There is much discussion and debate over the relative vulnerability and capacity of the health care safety net to care for the growing numbers of uninsured and disenfranchised persons in urban poor communities. In this study, we present findings from a community-based survey of 248 adults identified at eight safety net provider sites in Baltimore, Maryland, to contextualize recent findings that described Baltimore's safety net capacity as having more hospital- and intensive service-based interventions, with higher proportions of the population reportedly unable to get care when needed compared with other cities. The average age of respondents was 41.2 years, most (87.3%) were African American, unemployed (75.8%), homeless (57.0%), and with at least one chronic medical problem (77.8%). Almost one half (47.6%) also reported a chronic mental health condition, and 51.2% reported having difficulty accessing health care services in the past. Overall, 76.9% reported accessing additional community sites for daily sustenance needs, with most of these sites community non-profit or faith-based organizations. In the multiple logistic regression model, only individuals with chronic mental health conditions were significantly more likely to report difficulties accessing health care. The lack of a Community Access Program or other structured efforts to facilitate integration of services among providers in Baltimore and an "all-payer" system that reimburses uncompensated care only for hospital admissions are postulated as two structural elements that may contribute to these findings.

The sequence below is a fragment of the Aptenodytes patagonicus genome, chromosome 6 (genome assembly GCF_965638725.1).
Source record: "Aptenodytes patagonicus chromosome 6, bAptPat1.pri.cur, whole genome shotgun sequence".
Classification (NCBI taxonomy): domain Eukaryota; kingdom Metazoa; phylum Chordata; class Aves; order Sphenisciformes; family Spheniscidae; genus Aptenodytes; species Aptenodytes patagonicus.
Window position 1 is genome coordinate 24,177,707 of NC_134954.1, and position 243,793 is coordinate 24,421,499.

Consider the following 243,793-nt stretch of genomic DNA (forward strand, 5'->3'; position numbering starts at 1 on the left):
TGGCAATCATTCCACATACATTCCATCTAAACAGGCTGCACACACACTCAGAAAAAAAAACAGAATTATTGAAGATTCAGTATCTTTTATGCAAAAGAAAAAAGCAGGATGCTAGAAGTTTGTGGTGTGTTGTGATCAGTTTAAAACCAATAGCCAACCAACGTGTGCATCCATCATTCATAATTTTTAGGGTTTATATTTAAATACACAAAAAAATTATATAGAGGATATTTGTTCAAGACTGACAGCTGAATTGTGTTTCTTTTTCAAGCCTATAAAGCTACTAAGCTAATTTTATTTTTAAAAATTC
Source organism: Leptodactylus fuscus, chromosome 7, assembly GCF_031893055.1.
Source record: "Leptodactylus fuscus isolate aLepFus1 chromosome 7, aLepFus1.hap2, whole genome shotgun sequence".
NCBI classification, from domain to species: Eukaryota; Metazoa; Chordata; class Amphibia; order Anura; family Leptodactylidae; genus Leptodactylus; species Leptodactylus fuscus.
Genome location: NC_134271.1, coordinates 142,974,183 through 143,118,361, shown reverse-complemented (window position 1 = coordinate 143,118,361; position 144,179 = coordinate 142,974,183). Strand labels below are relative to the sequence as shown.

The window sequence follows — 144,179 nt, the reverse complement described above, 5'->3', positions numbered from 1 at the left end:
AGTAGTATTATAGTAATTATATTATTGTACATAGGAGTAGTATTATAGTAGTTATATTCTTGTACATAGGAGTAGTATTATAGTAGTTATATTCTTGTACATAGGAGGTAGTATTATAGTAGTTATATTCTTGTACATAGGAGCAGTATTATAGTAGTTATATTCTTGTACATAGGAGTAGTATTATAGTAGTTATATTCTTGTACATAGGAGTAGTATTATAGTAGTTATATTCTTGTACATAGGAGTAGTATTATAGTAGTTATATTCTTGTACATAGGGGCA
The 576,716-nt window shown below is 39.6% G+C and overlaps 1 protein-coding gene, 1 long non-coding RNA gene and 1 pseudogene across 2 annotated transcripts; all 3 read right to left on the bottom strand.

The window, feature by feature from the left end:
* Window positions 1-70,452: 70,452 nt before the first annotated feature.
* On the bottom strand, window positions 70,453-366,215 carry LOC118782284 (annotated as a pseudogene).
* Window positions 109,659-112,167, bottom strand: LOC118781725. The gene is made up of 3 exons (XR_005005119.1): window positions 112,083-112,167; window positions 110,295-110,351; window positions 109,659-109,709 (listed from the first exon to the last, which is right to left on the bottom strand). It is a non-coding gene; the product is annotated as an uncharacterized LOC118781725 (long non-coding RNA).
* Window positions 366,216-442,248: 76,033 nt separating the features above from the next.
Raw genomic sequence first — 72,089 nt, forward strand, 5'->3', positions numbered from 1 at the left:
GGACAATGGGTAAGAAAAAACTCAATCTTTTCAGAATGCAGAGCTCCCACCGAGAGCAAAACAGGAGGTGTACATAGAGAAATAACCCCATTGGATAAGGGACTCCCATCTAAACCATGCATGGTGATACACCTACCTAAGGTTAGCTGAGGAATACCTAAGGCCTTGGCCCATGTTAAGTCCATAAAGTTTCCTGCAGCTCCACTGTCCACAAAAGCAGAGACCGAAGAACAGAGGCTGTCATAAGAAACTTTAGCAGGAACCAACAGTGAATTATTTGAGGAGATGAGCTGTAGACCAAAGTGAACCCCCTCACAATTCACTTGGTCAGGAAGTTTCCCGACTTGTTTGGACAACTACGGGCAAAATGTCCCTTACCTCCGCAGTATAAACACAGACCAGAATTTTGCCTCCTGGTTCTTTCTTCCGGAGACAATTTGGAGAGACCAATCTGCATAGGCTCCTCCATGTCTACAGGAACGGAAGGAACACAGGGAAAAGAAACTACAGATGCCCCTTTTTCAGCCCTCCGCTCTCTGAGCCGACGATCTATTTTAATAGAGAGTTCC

- Health care access
- Safety net
- Urban poor
ASJC Scopus subject areas
- Public Health, Environmental and Occupational Health